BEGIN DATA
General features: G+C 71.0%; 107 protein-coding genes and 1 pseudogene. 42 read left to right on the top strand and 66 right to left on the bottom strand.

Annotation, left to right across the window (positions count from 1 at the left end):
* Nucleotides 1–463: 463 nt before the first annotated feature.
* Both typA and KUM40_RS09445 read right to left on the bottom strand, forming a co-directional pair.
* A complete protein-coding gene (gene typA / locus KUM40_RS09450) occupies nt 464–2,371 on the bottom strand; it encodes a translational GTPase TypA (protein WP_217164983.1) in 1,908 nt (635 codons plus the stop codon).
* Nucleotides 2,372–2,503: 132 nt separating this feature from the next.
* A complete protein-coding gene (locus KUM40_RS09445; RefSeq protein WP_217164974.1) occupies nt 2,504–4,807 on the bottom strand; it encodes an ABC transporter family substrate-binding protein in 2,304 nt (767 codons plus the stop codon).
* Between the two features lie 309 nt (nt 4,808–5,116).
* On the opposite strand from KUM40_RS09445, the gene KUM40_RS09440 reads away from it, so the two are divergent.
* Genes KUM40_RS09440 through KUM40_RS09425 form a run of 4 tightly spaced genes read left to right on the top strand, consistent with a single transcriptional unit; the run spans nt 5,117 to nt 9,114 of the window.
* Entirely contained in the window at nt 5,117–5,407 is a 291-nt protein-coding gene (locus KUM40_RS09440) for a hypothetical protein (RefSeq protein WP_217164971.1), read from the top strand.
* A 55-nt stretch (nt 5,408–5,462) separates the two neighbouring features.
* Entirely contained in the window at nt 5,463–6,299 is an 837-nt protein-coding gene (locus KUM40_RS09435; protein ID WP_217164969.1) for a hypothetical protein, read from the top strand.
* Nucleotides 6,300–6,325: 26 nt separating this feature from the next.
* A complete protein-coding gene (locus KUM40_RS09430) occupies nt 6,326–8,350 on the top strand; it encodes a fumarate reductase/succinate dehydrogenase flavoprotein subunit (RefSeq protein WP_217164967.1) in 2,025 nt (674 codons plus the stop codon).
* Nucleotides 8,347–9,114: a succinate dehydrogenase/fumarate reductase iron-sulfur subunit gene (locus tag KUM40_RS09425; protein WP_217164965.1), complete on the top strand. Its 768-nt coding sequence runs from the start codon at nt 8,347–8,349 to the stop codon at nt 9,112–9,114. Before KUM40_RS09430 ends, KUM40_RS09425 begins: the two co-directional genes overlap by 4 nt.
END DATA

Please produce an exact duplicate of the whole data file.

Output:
General features: G+C 71.0%; 107 protein-coding genes and 1 pseudogene. 42 read left to right on the top strand and 66 right to left on the bottom strand.

Annotation, left to right across the window (positions count from 1 at the left end):
* Nucleotides 1–463: 463 nt before the first annotated feature.
* Both typA and KUM40_RS09445 read right to left on the bottom strand, forming a co-directional pair.
* A complete protein-coding gene (gene typA / locus KUM40_RS09450) occupies nt 464–2,371 on the bottom strand; it encodes a translational GTPase TypA (protein WP_217164983.1) in 1,908 nt (635 codons plus the stop codon).
* Nucleotides 2,372–2,503: 132 nt separating this feature from the next.
* A complete protein-coding gene (locus KUM40_RS09445; RefSeq protein WP_217164974.1) occupies nt 2,504–4,807 on the bottom strand; it encodes an ABC transporter family substrate-binding protein in 2,304 nt (767 codons plus the stop codon).
* Between the two features lie 309 nt (nt 4,808–5,116).
* On the opposite strand from KUM40_RS09445, the gene KUM40_RS09440 reads away from it, so the two are divergent.
* Genes KUM40_RS09440 through KUM40_RS09425 form a run of 4 tightly spaced genes read left to right on the top strand, consistent with a single transcriptional unit; the run spans nt 5,117 to nt 9,114 of the window.
* Entirely contained in the window at nt 5,117–5,407 is a 291-nt protein-coding gene (locus KUM40_RS09440) for a hypothetical protein (RefSeq protein WP_217164971.1), read from the top strand.
* A 55-nt stretch (nt 5,408–5,462) separates the two neighbouring features.
* Entirely contained in the window at nt 5,463–6,299 is an 837-nt protein-coding gene (locus KUM40_RS09435; protein ID WP_217164969.1) for a hypothetical protein, read from the top strand.
* Nucleotides 6,300–6,325: 26 nt separating this feature from the next.
* A complete protein-coding gene (locus KUM40_RS09430) occupies nt 6,326–8,350 on the top strand; it encodes a fumarate reductase/succinate dehydrogenase flavoprotein subunit (RefSeq protein WP_217164967.1) in 2,025 nt (674 codons plus the stop codon).
* Nucleotides 8,347–9,114: a succinate dehydrogenase/fumarate reductase iron-sulfur subunit gene (locus tag KUM40_RS09425; protein WP_217164965.1), complete on the top strand. Its 768-nt coding sequence runs from the start codon at nt 8,347–8,349 to the stop codon at nt 9,112–9,114. Before KUM40_RS09430 ends, KUM40_RS09425 begins: the two co-directional genes overlap by 4 nt.